Genital Injury in Boys: Care Instructions
Male genitals can be injured easily. This is because the scrotum and penis are not protected by bones.
A genital injury can be very painful. But the pain usually goes away quickly. And in most cases, there is no long-term damage.
This type of injury often happens as a result of sports, activities, or falls. Sometimes a young child might play with toys or other objects near the penis. This can cause an injury.
A minor injury can usually be treated at home.
Follow-up care is a key part of your child's treatment and safety. Be sure to make and go to all appointments, and call your doctor or nurse advice line (811 in most provinces and territories) if your child is having problems. It's also a good idea to know your child's test results and keep a list of the medicines your child takes.
How can you care for your child at home?
- Have your child rest. Your child should not do anything that may cause pain or soreness.
- Put ice or a cold pack on the area for 10 to 20 minutes at a time. Put a thin cloth between the ice and your child's skin.
- Be safe with medicines. Read and follow all instructions on the label.
- If the doctor gave your child a prescription medicine for pain, give it as prescribed.
- If your child is not taking a prescription pain medicine, ask your doctor if your child can take an over-the-counter medicine.
When should you call for help?
Call your doctor or nurse advice line now or seek immediate medical care if:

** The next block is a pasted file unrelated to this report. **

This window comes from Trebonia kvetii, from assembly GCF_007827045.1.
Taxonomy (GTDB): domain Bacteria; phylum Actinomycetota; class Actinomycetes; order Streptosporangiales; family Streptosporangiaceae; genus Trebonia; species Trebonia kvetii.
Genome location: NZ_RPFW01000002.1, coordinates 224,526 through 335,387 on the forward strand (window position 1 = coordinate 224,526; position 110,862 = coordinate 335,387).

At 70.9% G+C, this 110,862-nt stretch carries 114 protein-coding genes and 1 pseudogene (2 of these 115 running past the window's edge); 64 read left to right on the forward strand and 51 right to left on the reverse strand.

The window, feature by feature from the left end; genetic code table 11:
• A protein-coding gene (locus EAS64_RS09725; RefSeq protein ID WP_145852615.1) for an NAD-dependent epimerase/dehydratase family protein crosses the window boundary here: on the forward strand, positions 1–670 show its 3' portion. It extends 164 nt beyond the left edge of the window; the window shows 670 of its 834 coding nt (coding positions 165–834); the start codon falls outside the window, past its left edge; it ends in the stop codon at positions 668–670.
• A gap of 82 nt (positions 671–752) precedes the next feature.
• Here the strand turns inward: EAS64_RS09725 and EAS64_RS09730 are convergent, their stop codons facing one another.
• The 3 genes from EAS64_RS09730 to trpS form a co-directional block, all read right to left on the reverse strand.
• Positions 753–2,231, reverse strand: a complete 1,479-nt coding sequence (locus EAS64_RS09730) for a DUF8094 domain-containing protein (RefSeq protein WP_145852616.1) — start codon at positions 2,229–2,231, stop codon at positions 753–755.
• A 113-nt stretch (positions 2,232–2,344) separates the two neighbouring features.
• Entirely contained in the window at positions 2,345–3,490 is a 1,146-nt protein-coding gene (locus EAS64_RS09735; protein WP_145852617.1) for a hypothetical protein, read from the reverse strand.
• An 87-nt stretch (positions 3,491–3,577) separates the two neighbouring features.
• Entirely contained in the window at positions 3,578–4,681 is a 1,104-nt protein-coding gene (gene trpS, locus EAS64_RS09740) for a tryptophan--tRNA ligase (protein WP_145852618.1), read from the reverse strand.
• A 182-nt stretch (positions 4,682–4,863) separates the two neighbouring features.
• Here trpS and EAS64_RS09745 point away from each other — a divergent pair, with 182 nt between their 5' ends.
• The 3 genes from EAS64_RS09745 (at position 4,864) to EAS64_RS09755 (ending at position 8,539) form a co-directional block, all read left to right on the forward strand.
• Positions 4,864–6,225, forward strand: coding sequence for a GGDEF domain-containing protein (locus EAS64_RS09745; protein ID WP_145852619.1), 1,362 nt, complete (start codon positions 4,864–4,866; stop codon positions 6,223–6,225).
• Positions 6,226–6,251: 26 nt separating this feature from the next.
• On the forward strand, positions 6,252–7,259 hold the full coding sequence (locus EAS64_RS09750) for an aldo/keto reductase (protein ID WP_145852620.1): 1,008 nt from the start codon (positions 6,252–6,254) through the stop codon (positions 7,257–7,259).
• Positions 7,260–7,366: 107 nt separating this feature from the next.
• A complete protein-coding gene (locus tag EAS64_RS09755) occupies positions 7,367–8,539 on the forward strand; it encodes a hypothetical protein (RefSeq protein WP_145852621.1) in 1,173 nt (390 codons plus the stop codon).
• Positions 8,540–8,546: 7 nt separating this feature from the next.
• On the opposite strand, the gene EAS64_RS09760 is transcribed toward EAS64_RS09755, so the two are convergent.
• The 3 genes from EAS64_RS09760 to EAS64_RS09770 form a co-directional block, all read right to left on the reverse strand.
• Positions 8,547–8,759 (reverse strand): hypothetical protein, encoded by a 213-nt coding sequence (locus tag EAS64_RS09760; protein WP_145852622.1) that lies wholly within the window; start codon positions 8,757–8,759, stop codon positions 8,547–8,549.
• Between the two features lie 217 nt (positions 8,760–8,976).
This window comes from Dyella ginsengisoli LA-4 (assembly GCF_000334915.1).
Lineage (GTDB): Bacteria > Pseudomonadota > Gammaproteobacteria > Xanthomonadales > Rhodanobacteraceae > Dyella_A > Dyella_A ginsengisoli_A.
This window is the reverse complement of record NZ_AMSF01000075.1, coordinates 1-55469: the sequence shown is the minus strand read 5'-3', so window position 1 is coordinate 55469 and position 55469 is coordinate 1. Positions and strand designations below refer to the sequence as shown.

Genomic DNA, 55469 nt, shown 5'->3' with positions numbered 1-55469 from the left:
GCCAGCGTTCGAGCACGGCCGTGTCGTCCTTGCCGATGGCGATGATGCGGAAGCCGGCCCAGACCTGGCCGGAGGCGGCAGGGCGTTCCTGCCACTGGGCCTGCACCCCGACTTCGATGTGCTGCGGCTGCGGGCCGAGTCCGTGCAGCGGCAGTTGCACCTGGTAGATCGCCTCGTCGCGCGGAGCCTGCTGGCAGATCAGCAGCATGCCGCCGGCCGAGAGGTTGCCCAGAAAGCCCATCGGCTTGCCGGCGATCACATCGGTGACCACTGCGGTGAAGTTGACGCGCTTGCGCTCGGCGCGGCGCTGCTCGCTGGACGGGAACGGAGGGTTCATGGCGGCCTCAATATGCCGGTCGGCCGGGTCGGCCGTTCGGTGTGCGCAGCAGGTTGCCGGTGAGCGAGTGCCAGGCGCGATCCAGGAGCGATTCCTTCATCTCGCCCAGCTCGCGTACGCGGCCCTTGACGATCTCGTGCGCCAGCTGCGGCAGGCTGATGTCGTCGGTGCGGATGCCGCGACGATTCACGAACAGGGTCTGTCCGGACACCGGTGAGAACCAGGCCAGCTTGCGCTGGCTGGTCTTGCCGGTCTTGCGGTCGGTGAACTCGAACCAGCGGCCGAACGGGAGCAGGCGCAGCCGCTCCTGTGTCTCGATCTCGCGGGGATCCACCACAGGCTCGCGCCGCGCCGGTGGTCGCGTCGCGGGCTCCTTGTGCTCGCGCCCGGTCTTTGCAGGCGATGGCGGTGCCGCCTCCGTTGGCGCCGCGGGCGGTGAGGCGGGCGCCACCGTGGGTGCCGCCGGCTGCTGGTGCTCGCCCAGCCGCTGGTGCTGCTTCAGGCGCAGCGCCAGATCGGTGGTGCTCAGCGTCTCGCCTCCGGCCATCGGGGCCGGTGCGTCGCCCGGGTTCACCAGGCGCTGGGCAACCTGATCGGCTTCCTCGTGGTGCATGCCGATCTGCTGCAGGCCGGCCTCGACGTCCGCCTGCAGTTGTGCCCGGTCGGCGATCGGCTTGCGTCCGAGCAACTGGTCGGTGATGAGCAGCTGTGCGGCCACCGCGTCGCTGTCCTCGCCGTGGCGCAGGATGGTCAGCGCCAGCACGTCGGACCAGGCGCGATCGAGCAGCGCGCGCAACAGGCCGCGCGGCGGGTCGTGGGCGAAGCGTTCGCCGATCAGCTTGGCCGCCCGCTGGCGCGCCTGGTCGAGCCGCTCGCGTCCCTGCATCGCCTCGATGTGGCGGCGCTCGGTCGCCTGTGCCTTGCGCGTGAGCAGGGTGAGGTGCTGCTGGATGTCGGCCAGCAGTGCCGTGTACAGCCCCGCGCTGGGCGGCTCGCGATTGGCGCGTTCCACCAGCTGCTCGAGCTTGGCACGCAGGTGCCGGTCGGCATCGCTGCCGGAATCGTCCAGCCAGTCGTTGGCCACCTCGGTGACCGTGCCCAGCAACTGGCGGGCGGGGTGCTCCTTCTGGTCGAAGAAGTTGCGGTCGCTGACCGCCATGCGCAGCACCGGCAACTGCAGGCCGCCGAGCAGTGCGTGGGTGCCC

- Your child has signs of infection, such as:
- Increased pain, swelling, warmth, or redness.
- Red streaks leading from the area.
- Pus draining from the area.
- A fever.
- Your child has symptoms of a urinary tract infection. These may include:
- Pain when your child urinates.
- Urinating more often than usual.
- Blood in your child's urine.
- Your child has new or worse swelling in the scrotum.
- Your child has new or worse pain.
Watch closely for changes in your child's health, and be sure to contact your doctor or nurse advice line if:
- Your child does not get better as expected.
Where can you learn more?
Go to https://www.healthwise.net/patientEd
Enter P230 in the search box to learn more about "Genital Injury in Boys: Care Instructions".
Current as of: March 9, 2022
Author: Healthwise Staff
Medical Review:Adam Husney MD - Family Medicine & Kathleen Romito MD - Family Medicine & William H. Blahd Jr. MD, FACEP - Emergency Medicine